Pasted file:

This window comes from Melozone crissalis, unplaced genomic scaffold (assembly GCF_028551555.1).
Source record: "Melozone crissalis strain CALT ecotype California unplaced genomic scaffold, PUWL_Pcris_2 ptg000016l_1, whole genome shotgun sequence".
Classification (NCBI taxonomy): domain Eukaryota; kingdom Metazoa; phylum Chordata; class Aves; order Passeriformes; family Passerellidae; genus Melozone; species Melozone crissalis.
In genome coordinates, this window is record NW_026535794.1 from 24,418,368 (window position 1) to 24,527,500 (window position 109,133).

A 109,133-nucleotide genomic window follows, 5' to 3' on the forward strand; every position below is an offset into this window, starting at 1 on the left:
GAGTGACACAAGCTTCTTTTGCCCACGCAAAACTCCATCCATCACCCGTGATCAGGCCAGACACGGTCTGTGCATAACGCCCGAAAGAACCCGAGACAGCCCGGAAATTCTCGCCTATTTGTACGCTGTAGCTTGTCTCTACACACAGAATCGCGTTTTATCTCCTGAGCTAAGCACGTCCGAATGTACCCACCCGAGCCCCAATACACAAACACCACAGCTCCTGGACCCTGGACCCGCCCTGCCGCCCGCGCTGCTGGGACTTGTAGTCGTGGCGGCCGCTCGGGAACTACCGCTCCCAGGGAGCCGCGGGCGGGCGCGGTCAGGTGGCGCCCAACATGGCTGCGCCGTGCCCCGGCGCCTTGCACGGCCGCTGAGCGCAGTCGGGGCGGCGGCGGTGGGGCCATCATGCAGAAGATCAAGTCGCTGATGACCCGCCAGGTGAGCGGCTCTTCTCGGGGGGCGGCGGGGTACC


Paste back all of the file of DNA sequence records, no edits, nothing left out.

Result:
This window comes from Melozone crissalis, unplaced genomic scaffold (assembly GCF_028551555.1).
Source record: "Melozone crissalis strain CALT ecotype California unplaced genomic scaffold, PUWL_Pcris_2 ptg000016l_1, whole genome shotgun sequence".
Classification (NCBI taxonomy): domain Eukaryota; kingdom Metazoa; phylum Chordata; class Aves; order Passeriformes; family Passerellidae; genus Melozone; species Melozone crissalis.
In genome coordinates, this window is record NW_026535794.1 from 24,418,368 (window position 1) to 24,527,500 (window position 109,133).

A 109,133-nucleotide genomic window follows, 5' to 3' on the forward strand; every position below is an offset into this window, starting at 1 on the left:
GAGTGACACAAGCTTCTTTTGCCCACGCAAAACTCCATCCATCACCCGTGATCAGGCCAGACACGGTCTGTGCATAACGCCCGAAAGAACCCGAGACAGCCCGGAAATTCTCGCCTATTTGTACGCTGTAGCTTGTCTCTACACACAGAATCGCGTTTTATCTCCTGAGCTAAGCACGTCCGAATGTACCCACCCGAGCCCCAATACACAAACACCACAGCTCCTGGACCCTGGACCCGCCCTGCCGCCCGCGCTGCTGGGACTTGTAGTCGTGGCGGCCGCTCGGGAACTACCGCTCCCAGGGAGCCGCGGGCGGGCGCGGTCAGGTGGCGCCCAACATGGCTGCGCCGTGCCCCGGCGCCTTGCACGGCCGCTGAGCGCAGTCGGGGCGGCGGCGGTGGGGCCATCATGCAGAAGATCAAGTCGCTGATGACCCGCCAGGTGAGCGGCTCTTCTCGGGGGGCGGCGGGGTACC